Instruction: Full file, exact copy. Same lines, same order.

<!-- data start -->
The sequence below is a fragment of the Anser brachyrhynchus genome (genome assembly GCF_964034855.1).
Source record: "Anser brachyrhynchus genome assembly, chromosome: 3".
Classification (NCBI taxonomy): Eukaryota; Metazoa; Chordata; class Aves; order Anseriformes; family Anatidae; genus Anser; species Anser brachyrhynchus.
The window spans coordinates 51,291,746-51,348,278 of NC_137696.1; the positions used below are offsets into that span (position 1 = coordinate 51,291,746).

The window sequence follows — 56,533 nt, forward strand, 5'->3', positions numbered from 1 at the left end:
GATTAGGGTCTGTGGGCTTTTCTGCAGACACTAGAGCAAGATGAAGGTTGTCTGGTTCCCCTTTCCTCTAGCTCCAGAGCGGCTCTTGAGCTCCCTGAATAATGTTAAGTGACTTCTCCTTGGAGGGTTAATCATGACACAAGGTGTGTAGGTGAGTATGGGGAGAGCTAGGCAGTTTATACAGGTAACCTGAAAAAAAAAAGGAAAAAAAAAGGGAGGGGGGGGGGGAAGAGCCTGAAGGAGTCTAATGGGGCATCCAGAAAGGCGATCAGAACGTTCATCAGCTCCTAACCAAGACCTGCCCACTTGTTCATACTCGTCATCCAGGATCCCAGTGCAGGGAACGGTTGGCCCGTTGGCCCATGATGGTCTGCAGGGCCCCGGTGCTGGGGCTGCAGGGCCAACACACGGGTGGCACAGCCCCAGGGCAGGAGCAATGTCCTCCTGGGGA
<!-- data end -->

The sequence below is a fragment of the Anser brachyrhynchus genome (genome assembly GCF_964034855.1).
Source record: "Anser brachyrhynchus genome assembly, chromosome: 3".
Classification (NCBI taxonomy): Eukaryota; Metazoa; Chordata; class Aves; order Anseriformes; family Anatidae; genus Anser; species Anser brachyrhynchus.
The window spans coordinates 51,291,746-51,348,278 of NC_137696.1; the positions used below are offsets into that span (position 1 = coordinate 51,291,746).

The window sequence follows — 56,533 nt, forward strand, 5'->3', positions numbered from 1 at the left end:
GATTAGGGTCTGTGGGCTTTTCTGCAGACACTAGAGCAAGATGAAGGTTGTCTGGTTCCCCTTTCCTCTAGCTCCAGAGCGGCTCTTGAGCTCCCTGAATAATGTTAAGTGACTTCTCCTTGGAGGGTTAATCATGACACAAGGTGTGTAGGTGAGTATGGGGAGAGCTAGGCAGTTTATACAGGTAACCTGAAAAAAAAAAGGAAAAAAAAAGGGAGGGGGGGGGGGAAGAGCCTGAAGGAGTCTAATGGGGCATCCAGAAAGGCGATCAGAACGTTCATCAGCTCCTAACCAAGACCTGCCCACTTGTTCATACTCGTCATCCAGGATCCCAGTGCAGGGAACGGTTGGCCCGTTGGCCCATGATGGTCTGCAGGGCCCCGGTGCTGGGGCTGCAGGGCCAACACACGGGTGGCACAGCCCCAGGGCAGGAGCAATGTCCTCCTGGGGA